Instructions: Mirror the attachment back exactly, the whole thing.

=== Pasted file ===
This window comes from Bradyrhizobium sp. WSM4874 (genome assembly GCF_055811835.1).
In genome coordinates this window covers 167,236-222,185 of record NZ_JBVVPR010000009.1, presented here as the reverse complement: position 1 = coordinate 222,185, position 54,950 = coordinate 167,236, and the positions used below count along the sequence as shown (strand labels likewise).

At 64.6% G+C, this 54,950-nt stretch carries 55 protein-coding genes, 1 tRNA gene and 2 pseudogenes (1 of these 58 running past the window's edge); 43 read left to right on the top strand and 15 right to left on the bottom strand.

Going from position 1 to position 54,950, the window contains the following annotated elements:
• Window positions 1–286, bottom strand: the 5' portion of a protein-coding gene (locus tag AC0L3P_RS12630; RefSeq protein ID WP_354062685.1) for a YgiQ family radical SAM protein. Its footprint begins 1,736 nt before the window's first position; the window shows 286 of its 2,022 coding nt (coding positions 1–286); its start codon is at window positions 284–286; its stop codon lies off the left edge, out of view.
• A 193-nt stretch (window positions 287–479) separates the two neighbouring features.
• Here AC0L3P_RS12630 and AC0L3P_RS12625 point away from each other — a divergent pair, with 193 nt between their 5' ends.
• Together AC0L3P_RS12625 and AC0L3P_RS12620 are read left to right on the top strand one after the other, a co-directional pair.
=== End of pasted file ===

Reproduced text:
This window comes from Bradyrhizobium sp. WSM4874 (genome assembly GCF_055811835.1).
In genome coordinates this window covers 167,236-222,185 of record NZ_JBVVPR010000009.1, presented here as the reverse complement: position 1 = coordinate 222,185, position 54,950 = coordinate 167,236, and the positions used below count along the sequence as shown (strand labels likewise).

At 64.6% G+C, this 54,950-nt stretch carries 55 protein-coding genes, 1 tRNA gene and 2 pseudogenes (1 of these 58 running past the window's edge); 43 read left to right on the top strand and 15 right to left on the bottom strand.

Going from position 1 to position 54,950, the window contains the following annotated elements:
• Window positions 1–286, bottom strand: the 5' portion of a protein-coding gene (locus tag AC0L3P_RS12630; RefSeq protein ID WP_354062685.1) for a YgiQ family radical SAM protein. Its footprint begins 1,736 nt before the window's first position; the window shows 286 of its 2,022 coding nt (coding positions 1–286); its start codon is at window positions 284–286; its stop codon lies off the left edge, out of view.
• A 193-nt stretch (window positions 287–479) separates the two neighbouring features.
• Here AC0L3P_RS12630 and AC0L3P_RS12625 point away from each other — a divergent pair, with 193 nt between their 5' ends.
• Together AC0L3P_RS12625 and AC0L3P_RS12620 are read left to right on the top strand one after the other, a co-directional pair.